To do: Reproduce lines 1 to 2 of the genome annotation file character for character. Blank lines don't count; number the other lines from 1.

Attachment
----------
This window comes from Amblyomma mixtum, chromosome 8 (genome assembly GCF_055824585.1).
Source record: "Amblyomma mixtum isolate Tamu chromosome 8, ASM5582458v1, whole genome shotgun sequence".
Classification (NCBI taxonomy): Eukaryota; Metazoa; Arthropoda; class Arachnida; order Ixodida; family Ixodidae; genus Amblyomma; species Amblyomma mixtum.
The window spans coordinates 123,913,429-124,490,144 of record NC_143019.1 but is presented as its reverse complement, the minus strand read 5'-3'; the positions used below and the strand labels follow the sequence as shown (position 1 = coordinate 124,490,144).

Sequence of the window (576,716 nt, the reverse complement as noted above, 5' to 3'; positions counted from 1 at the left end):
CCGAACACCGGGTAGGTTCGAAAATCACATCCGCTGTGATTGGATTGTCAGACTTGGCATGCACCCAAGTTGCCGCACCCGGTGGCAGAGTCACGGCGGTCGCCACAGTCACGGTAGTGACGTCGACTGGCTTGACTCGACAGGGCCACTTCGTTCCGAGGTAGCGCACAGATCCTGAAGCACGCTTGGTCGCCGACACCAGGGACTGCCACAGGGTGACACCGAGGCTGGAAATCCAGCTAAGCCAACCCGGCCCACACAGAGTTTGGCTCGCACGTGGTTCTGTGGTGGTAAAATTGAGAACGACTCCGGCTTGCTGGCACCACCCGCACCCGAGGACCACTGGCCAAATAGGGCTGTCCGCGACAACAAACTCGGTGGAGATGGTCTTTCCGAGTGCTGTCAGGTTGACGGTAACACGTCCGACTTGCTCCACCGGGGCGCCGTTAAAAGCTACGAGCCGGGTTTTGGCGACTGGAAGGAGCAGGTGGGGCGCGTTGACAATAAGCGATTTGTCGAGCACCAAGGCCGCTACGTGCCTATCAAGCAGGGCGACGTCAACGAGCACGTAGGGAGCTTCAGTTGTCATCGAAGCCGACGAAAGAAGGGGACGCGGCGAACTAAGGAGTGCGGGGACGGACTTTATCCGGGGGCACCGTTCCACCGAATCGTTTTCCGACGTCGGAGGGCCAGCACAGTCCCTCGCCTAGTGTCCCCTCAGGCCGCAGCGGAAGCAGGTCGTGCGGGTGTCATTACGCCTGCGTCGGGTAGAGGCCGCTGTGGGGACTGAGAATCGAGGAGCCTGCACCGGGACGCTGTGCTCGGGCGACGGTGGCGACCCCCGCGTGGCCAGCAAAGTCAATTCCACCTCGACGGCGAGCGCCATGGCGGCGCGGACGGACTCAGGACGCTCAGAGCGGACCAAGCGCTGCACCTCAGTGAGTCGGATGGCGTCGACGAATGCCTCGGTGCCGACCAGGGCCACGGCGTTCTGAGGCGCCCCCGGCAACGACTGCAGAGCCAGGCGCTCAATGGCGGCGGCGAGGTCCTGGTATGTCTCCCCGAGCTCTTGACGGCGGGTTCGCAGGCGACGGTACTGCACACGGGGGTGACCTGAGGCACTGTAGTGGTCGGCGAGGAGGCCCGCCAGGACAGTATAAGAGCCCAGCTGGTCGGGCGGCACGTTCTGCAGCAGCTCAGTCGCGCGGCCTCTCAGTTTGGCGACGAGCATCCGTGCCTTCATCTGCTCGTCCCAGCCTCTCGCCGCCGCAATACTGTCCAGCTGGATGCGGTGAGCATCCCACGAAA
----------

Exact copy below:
This window comes from Amblyomma mixtum, chromosome 8 (genome assembly GCF_055824585.1).
Source record: "Amblyomma mixtum isolate Tamu chromosome 8, ASM5582458v1, whole genome shotgun sequence".